Has no visible arch in the foot when they stand. All babies have flat feet. Arches form during early childhood. If arches don’t develop, or they collapse later in life (fallen arches), flat feet can cause pain and affect walking. Orthotics and stretching exercises can help.
Most people’s arches develop throughout childhood, but some people never develop arches. Some children have flexible flatfeet, often called flexible flatfoot, in which the arch is visible when the child is sitting or standing on tiptoes but disappears when the child stands. Most children outgrow flexible flatfeet without problems.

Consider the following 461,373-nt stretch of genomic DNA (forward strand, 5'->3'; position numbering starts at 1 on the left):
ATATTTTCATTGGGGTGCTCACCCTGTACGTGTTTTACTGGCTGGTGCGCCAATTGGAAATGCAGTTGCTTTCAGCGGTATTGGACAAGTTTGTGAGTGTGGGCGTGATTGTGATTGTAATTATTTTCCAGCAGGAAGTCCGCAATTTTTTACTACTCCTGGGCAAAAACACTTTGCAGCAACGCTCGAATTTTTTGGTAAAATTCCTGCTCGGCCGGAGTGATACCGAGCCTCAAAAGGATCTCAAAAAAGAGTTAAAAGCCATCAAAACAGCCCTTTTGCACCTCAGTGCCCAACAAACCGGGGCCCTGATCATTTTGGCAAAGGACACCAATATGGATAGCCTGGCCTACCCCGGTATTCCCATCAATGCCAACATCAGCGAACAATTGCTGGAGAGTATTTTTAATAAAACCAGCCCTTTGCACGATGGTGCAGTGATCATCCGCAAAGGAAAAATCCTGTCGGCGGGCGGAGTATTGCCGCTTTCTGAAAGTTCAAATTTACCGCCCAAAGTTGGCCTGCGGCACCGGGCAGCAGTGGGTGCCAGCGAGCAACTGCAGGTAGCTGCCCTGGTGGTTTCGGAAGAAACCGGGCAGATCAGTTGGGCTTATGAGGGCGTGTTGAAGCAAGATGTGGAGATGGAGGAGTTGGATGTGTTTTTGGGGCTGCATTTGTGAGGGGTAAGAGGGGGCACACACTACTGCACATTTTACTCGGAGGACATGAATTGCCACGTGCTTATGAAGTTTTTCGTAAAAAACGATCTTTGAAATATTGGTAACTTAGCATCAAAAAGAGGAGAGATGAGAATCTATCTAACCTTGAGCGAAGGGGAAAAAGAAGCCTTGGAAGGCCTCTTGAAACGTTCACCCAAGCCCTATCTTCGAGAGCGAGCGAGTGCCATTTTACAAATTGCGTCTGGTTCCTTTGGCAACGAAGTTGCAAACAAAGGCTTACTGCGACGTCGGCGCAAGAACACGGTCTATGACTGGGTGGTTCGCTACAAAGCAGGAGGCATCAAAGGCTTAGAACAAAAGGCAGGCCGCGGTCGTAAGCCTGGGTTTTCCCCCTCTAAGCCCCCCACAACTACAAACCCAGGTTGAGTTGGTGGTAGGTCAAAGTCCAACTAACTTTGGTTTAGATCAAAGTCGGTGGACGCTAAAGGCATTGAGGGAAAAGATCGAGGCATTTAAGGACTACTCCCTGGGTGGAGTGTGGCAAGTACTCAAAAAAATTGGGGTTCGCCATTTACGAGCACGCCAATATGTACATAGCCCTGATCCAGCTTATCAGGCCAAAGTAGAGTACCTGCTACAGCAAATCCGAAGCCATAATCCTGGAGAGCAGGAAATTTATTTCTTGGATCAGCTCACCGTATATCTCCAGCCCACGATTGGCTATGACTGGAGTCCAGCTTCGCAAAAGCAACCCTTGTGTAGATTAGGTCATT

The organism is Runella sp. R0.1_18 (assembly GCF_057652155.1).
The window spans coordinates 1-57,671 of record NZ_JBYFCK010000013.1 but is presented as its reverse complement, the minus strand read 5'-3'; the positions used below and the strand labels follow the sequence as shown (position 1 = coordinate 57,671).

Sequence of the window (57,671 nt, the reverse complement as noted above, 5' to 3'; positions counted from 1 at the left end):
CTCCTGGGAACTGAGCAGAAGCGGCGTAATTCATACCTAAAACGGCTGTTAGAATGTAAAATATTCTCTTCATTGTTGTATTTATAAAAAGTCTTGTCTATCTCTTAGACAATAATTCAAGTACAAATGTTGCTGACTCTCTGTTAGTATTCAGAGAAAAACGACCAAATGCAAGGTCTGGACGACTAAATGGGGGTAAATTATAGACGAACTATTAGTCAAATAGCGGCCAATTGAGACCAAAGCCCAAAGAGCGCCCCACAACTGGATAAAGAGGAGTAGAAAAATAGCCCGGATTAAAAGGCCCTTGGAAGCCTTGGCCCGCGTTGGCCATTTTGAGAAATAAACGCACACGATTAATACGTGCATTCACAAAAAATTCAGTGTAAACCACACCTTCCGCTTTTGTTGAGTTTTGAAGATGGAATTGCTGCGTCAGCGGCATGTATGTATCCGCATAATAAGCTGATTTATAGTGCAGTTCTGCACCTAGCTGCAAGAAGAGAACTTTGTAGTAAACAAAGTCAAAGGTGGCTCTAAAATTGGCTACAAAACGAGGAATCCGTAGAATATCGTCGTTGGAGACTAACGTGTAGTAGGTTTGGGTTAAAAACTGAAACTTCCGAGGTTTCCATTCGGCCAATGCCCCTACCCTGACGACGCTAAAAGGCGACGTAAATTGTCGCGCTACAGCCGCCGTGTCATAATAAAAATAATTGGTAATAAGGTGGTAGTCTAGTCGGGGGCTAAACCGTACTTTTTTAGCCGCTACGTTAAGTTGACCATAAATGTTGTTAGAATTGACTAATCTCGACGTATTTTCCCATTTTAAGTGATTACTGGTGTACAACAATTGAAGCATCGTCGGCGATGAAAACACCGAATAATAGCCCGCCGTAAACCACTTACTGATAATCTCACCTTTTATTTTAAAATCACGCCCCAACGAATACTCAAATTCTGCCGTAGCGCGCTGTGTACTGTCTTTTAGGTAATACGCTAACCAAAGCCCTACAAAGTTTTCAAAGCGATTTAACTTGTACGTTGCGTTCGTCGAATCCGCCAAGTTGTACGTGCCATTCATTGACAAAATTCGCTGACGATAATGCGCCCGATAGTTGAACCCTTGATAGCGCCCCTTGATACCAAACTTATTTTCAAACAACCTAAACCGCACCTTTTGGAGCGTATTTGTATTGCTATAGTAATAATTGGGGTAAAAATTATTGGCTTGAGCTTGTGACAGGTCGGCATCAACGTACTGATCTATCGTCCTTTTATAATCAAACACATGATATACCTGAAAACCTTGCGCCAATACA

People without flatfeet can also develop the condition. Arches can collapse abruptly after an injury. Or the collapse can happen over years of wear and tear. Over time, the tendon that runs along the inside of the ankle and helps support the arch can get weakened or tear. As the severity increases, arthritis may develop in the foot.
Having flat feet may be in your genes. As a child ages, arches form in the feet. Some people have high arches, while others have very low or nearly absent arches, causing flat feet.
Some people develop flat feet later in life. The condition sometimes runs in families. And certain problems increase your risk of flat feet, including:
- Achille’s tendon injuries.
- Broken bones.
- Cerebral palsy.
- Down syndrome.
- High blood pressure.
- Rheumatoid arthritis.